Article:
I was drawn to science, in part because scientific knowledge is essential to understanding the potential of technologies that will help to shape the human future. During the 1970s, I learned from molecular biology of the discovery of a wide range of biomolecular machines and devices – flagellar motors, the actin/myosin system, ribosomes, and the like.
My background in engineering led me to ask how might we employ these systems and their principles to develop molecular machine systems, with expanded capabilities. My background in physics led me to ask what fundamental physical limits would constrain progress in this direction.
This line of thought persuaded me that progress in the molecular sciences would enable the development – given a focused effort – of molecular machine systems, able to build better molecular machine systems. It gradually became clear that progress along this path would enable the development of molecular manufacturing systems quite different from those found in biology, and with respect to some measures of engineering performance, far more capable.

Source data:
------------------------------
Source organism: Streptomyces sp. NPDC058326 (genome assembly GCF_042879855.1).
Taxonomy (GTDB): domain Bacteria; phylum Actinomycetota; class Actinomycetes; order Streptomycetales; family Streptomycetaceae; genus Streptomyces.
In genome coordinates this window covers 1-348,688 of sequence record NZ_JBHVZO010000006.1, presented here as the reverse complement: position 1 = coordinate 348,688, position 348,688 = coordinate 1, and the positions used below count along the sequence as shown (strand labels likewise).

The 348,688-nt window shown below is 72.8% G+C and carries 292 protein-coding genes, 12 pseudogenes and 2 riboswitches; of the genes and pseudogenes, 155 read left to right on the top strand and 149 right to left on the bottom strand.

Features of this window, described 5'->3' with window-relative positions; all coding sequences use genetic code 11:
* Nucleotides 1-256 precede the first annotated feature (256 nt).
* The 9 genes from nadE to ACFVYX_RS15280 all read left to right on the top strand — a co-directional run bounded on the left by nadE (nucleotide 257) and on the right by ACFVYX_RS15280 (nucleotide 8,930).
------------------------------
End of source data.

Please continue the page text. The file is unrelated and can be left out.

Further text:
I exposed these ideas to sceptical scientific audiences in a wide range of fields, responded to questions, and eventually concluded that the fundamental concepts were sound. Because this appeared to be a technology of great importance to the human future, it held my attention in subsequent years.
K Eric Drexler is author of Nanosystems: Molecular Machinery, Manufacturing and Computation (buy this book from Amazon (UK) or Amazon (USA)), and Engines of Creation: Nanotechnology - the Next Scientific Revolution (buy this book from Amazon (UK) or Amazon (USA)). See his website.